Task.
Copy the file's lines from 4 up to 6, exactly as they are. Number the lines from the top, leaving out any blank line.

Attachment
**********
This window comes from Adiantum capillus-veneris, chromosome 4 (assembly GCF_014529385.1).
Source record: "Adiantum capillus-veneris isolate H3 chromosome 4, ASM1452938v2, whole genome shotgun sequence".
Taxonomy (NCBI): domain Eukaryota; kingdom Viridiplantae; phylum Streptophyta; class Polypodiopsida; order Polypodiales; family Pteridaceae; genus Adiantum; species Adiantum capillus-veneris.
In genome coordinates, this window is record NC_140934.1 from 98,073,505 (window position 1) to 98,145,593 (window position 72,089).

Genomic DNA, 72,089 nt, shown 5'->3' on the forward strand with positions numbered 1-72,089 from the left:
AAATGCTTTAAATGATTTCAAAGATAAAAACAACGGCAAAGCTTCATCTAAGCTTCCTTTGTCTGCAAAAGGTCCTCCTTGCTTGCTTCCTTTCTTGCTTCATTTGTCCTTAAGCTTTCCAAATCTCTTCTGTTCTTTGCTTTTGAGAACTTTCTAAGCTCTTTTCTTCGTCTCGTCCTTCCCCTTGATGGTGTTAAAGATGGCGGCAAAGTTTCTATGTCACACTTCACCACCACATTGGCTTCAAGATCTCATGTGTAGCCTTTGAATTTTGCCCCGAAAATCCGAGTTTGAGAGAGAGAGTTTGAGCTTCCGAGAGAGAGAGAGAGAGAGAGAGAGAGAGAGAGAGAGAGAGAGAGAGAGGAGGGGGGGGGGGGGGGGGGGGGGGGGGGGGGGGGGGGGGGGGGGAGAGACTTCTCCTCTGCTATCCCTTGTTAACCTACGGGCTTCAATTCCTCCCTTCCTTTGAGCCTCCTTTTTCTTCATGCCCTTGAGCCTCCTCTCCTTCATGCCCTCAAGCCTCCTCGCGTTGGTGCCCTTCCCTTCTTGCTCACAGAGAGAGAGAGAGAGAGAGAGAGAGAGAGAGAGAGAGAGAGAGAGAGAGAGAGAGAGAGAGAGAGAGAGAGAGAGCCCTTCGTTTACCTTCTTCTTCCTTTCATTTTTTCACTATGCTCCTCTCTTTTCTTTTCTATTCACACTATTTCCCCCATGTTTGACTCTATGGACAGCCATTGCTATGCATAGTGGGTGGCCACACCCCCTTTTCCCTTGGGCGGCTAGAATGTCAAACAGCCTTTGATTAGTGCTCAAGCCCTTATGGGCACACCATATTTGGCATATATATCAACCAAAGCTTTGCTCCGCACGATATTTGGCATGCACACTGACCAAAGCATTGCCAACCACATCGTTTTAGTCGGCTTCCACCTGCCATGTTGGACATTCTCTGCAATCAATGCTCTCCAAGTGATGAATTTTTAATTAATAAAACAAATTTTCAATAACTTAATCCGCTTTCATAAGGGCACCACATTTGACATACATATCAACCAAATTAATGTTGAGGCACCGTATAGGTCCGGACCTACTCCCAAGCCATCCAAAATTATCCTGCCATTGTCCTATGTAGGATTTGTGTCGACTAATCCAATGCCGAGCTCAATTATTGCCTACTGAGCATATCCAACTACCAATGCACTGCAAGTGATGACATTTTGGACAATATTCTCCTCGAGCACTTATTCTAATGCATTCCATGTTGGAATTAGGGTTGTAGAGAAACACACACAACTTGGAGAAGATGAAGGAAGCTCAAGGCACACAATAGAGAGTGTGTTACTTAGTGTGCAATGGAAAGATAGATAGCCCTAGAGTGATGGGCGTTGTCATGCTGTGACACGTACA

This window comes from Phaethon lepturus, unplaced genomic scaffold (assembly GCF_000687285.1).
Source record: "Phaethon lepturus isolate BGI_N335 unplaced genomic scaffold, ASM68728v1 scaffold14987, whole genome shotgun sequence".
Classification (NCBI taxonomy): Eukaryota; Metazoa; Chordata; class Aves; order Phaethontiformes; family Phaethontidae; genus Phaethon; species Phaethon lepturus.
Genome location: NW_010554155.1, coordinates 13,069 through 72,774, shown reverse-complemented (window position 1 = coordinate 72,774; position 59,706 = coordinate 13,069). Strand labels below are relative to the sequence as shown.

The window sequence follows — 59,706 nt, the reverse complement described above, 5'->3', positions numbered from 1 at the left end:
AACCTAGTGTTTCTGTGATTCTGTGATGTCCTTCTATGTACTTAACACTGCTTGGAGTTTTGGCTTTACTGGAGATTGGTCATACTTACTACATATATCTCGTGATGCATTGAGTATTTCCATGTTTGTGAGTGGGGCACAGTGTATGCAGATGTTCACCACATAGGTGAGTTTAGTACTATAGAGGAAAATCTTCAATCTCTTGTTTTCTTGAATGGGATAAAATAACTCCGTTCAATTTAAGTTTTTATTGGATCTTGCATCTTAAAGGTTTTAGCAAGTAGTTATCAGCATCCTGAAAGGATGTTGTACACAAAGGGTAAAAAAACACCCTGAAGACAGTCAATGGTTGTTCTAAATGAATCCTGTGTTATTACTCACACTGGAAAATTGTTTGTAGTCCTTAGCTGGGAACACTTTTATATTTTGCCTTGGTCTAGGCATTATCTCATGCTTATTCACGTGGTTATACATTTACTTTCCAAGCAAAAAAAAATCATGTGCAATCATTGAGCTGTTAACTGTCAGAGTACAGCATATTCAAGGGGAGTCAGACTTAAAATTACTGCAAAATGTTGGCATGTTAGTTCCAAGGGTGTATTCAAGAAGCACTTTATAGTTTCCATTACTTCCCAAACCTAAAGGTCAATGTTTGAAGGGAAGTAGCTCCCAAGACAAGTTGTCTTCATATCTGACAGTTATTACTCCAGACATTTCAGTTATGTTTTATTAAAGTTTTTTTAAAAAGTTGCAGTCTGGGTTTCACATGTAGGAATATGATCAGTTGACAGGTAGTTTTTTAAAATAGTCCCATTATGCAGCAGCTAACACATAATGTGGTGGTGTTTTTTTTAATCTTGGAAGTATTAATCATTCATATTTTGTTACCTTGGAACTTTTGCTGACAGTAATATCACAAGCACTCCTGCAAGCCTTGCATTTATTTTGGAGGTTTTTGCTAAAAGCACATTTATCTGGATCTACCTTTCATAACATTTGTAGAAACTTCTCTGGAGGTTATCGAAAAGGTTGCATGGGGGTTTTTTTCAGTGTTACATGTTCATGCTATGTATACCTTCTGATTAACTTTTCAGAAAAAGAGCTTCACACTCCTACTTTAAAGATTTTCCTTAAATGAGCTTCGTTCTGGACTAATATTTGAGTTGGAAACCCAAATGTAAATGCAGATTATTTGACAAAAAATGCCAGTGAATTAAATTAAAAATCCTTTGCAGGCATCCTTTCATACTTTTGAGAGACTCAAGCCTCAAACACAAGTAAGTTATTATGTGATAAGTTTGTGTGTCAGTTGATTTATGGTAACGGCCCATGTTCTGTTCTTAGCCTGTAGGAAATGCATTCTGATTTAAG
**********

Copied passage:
In genome coordinates, this window is record NC_140934.1 from 98,073,505 (window position 1) to 98,145,593 (window position 72,089).

Genomic DNA, 72,089 nt, shown 5'->3' on the forward strand with positions numbered 1-72,089 from the left:
AAATGCTTTAAATGATTTCAAAGATAAAAACAACGGCAAAGCTTCATCTAAGCTTCCTTTGTCTGCAAAAGGTCCTCCTTGCTTGCTTCCTTTCTTGCTTCATTTGTCCTTAAGCTTTCCAAATCTCTTCTGTTCTTTGCTTTTGAGAACTTTCTAAGCTCTTTTCTTCGTCTCGTCCTTCCCCTTGATGGTGTTAAAGATGGCGGCAAAGTTTCTATGTCACACTTCACCACCACATTGGCTTCAAGATCTCATGTGTAGCCTTTGAATTTTGCCCCGAAAATCCGAGTTTGAGAGAGAGAGTTTGAGCTTCCGAGAGAGAGAGAGAGAGAGAGAGAGAGAGAGAGAGAGAGAGAGAGAGAGGAGGGGGGGGGGGGGGGGGGGGGGGGGGGGGGGGGGGGGGGGGGGAGAGACTTCTCCTCTGCTATCCCTTGTTAACCTACGGGCTTCAATTCCTCCCTTCCTTTGAGCCTCCTTTTTCTTCATGCCCTTGAGCCTCCTCTCCTTCATGCCCTCAAGCCTCCTCGCGTTGGTGCCCTTCCCTTCTTGCTCACAGAGAGAGAGAGAGAGAGAGAGAGAGAGAGAGAGAGAGAGAGAGAGAGAGAGAGAGAGAGAGAGAGAGAGAGAGAGCCCTTCGTTTACCTTCTTCTTCCTTTCATTTTTTCACTATGCTCCTCTCTTTTCTTTTCTATTCACACTATTTCCCCCATGTTTGACTCTATGGACAGCCATTGCTATGCATAGTGGGTGGCCACACCCCCTTTTCCCTTGGGCGGCTAGAATGTCAAACAGCCTTTGATTAGTGCTCAAGCCCTTATGGGCACACCATATTTGGCATATATATCAACCAAAGCTTTGCTCCGCACGATATTTGGCATGCACACTGACCAAAGCATTGCCAACCACATCGTTTTAGTCGGCTTCCACCTGCCATGTTGGACATTCTCTGCAATCAATGCTCTCCAAGTGATGAATTTTTAATTAATAAAACAAATTTTCAATAACTTAATCCGCTTTCATAAGGGCACCACATTTGACATACATATCAACCAAATTAATGTTGAGGCACCGTATAGGTCCGGACCTACTCCCAAGCCATCCAAAATTATCCTGCCATTGTCCTATGTAGGATTTGTGTCGACTAATCCAATGCCGAGCTCAATTATTGCCTACTGAGCATATCCAACTACCAATGCACTGCAAGTGATGACATTTTGGACAATATTCTCCTCGAGCACTTATTCTAATGCATTCCATGTTGGAATTAGGGTTGTAGAGAAACACACACAACTTGGAGAAGATGAAGGAAGCTCAAGGCACACAATAGAGAGTGTGTTACTTAGTGTGCAATGGAAAGATAGATAGCCCTAGAGTGATGGGCGTTGTCATGCTGTGACACGTACA